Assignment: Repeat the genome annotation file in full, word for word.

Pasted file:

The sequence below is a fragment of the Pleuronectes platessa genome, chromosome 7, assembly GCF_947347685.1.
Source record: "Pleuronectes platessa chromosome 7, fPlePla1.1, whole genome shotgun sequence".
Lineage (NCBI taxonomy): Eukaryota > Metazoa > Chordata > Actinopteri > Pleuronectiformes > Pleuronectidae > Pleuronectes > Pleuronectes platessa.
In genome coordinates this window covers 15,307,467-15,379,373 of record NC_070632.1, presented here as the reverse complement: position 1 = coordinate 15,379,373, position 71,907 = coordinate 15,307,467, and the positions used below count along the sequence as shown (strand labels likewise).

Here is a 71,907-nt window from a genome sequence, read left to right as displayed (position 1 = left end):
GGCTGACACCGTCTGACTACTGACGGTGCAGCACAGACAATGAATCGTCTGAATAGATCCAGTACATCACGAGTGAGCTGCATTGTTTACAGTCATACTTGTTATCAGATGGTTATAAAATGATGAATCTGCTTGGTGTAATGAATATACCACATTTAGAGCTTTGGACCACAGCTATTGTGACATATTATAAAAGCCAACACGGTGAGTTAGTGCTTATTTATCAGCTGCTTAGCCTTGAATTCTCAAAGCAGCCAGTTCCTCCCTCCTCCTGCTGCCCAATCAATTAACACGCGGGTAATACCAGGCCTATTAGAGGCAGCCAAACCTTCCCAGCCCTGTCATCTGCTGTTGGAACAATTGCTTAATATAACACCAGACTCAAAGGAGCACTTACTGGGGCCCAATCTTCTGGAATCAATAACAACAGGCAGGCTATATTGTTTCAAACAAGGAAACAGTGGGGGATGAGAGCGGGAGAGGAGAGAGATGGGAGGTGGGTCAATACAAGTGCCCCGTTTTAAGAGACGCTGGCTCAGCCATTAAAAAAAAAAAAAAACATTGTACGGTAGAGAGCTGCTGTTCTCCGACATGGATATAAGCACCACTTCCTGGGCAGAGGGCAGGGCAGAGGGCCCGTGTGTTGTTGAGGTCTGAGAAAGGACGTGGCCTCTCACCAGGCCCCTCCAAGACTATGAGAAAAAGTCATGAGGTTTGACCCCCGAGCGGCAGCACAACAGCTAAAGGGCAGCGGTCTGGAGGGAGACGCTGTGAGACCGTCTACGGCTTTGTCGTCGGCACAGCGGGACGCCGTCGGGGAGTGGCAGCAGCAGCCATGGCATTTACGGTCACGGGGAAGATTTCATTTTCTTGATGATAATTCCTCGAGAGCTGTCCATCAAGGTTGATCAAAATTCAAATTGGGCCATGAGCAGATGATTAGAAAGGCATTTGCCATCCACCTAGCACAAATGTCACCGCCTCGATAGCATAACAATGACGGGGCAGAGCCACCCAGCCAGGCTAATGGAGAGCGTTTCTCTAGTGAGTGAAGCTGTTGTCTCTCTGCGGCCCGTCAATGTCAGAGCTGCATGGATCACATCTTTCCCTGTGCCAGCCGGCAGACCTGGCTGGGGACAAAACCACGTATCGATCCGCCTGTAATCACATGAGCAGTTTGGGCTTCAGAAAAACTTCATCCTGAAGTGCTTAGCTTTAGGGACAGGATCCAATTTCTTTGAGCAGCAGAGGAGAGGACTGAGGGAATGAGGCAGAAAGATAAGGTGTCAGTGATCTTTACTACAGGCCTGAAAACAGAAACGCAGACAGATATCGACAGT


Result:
The sequence below is a fragment of the Pleuronectes platessa genome, chromosome 7, assembly GCF_947347685.1.
Source record: "Pleuronectes platessa chromosome 7, fPlePla1.1, whole genome shotgun sequence".
Lineage (NCBI taxonomy): Eukaryota > Metazoa > Chordata > Actinopteri > Pleuronectiformes > Pleuronectidae > Pleuronectes > Pleuronectes platessa.
In genome coordinates this window covers 15,307,467-15,379,373 of record NC_070632.1, presented here as the reverse complement: position 1 = coordinate 15,379,373, position 71,907 = coordinate 15,307,467, and the positions used below count along the sequence as shown (strand labels likewise).

Here is a 71,907-nt window from a genome sequence, read left to right as displayed (position 1 = left end):
GGCTGACACCGTCTGACTACTGACGGTGCAGCACAGACAATGAATCGTCTGAATAGATCCAGTACATCACGAGTGAGCTGCATTGTTTACAGTCATACTTGTTATCAGATGGTTATAAAATGATGAATCTGCTTGGTGTAATGAATATACCACATTTAGAGCTTTGGACCACAGCTATTGTGACATATTATAAAAGCCAACACGGTGAGTTAGTGCTTATTTATCAGCTGCTTAGCCTTGAATTCTCAAAGCAGCCAGTTCCTCCCTCCTCCTGCTGCCCAATCAATTAACACGCGGGTAATACCAGGCCTATTAGAGGCAGCCAAACCTTCCCAGCCCTGTCATCTGCTGTTGGAACAATTGCTTAATATAACACCAGACTCAAAGGAGCACTTACTGGGGCCCAATCTTCTGGAATCAATAACAACAGGCAGGCTATATTGTTTCAAACAAGGAAACAGTGGGGGATGAGAGCGGGAGAGGAGAGAGATGGGAGGTGGGTCAATACAAGTGCCCCGTTTTAAGAGACGCTGGCTCAGCCATTAAAAAAAAAAAAAAACATTGTACGGTAGAGAGCTGCTGTTCTCCGACATGGATATAAGCACCACTTCCTGGGCAGAGGGCAGGGCAGAGGGCCCGTGTGTTGTTGAGGTCTGAGAAAGGACGTGGCCTCTCACCAGGCCCCTCCAAGACTATGAGAAAAAGTCATGAGGTTTGACCCCCGAGCGGCAGCACAACAGCTAAAGGGCAGCGGTCTGGAGGGAGACGCTGTGAGACCGTCTACGGCTTTGTCGTCGGCACAGCGGGACGCCGTCGGGGAGTGGCAGCAGCAGCCATGGCATTTACGGTCACGGGGAAGATTTCATTTTCTTGATGATAATTCCTCGAGAGCTGTCCATCAAGGTTGATCAAAATTCAAATTGGGCCATGAGCAGATGATTAGAAAGGCATTTGCCATCCACCTAGCACAAATGTCACCGCCTCGATAGCATAACAATGACGGGGCAGAGCCACCCAGCCAGGCTAATGGAGAGCGTTTCTCTAGTGAGTGAAGCTGTTGTCTCTCTGCGGCCCGTCAATGTCAGAGCTGCATGGATCACATCTTTCCCTGTGCCAGCCGGCAGACCTGGCTGGGGACAAAACCACGTATCGATCCGCCTGTAATCACATGAGCAGTTTGGGCTTCAGAAAAACTTCATCCTGAAGTGCTTAGCTTTAGGGACAGGATCCAATTTCTTTGAGCAGCAGAGGAGAGGACTGAGGGAATGAGGCAGAAAGATAAGGTGTCAGTGATCTTTACTACAGGCCTGAAAACAGAAACGCAGACAGATATCGACAGT